Additionally, refugees and migrants might not be adequately represented in AI training data, resulting in DRR strategies that overlook their linguistic, cultural, or trauma-informed needs. This highlights the importance of ensuring DRR technologies are inclusive, adaptable, and sensitive to the challenges each marginalised group faces.

Homeless or transient communities, like the Roma, confront unique vulnerabilities during disasters. If AI systems used in DRR policy don't consider their nuances, these vulnerabilities could increase. Most AI models for DRR are based on data from mainstream or settled communities, often neglecting or misrepresenting transient groups. This oversight could lead to misplaced aid or ineffective early warning systems. Recognizing and accommodating the unique cultures and lifestyles of such groups is essential to ensure that DRR strategies are not only effective but also inclusive and sensitive.

Those in the informal economy, while significant in many urban landscapes, often lack representation in formal datasets. This invisibility becomes problematic when AI is incorporated into DRR policies. Since their work often requires discretion and operates under unique conditions, conventional datasets may fail to capture their vulnerabilities. Such oversight could result in ineffective disaster preparedness and response strategies for these groups.

A homeless man washes himself in a public water fountain in Se square, downtown Sao Paulo, Brazil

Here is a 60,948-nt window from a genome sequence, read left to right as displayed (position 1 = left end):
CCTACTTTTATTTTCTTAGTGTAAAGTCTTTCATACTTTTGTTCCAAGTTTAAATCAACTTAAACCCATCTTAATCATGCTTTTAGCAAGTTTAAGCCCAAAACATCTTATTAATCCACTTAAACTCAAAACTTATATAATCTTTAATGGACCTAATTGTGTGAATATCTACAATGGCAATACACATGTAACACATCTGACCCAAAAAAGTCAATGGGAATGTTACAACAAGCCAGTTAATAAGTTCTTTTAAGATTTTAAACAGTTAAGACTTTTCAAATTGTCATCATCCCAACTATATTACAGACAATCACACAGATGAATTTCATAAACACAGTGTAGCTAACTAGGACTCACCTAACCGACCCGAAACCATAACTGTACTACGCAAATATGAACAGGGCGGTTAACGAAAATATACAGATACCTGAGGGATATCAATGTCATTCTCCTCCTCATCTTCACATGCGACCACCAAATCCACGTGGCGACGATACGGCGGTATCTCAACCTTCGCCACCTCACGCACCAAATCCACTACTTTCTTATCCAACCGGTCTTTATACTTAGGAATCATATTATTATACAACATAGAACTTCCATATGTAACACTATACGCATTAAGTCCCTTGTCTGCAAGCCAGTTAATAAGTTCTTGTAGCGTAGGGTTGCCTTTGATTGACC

Nelson Antoine/Shutterstock
Homeless person coping with heat


To ensure the integration of AI in DRR is inclusive and equitable, the following recommendations are proposed:

  1. Inclusive data collection and training

    Prioritise the inclusion of all societal segments, especially marginalised groups, in the datasets used for training AI systems. Collaborate with diverse sources, like NGOs and community leaders, for comprehensive data collection.

  2. Cultural and contextual sensitivity integration

    Design AI systems that understand cultural, linguistic, and societal nuances, ensuring DRR strategies are both effective and inclusive.

  3. Feedback and iterative improvements

    Regularly update AI systems in DRR to reflect societal changes, incorporating feedback from marginalised communities to maintain relevance.

  4. Legal and ethical safeguards

    Establish frameworks that protect individual rights and privacy, especially for marginalised groups, ensuring AI's use in DRR is equitable.

  5. Stakeholder collaboration and community engagement

    Collaborate with community leaders and NGOs to develop AI-driven DRR strategies, ensuring they are grounded in reality and inspire trust.

AI's intersection with disaster risk reduction offers both potential and challenges, especially for marginalised groups. Misrepresentation, oversight, and unintentional harm arise mainly from non-representative data and cultural insensitivity. To harness AI's transformative power in DRR, a commitment to inclusivity, continuous feedback, and context-sensitive technology is essential. By prioritising the voices of the most vulnerable, AI can usher in a new era of equity, justice, and resilience in disaster management.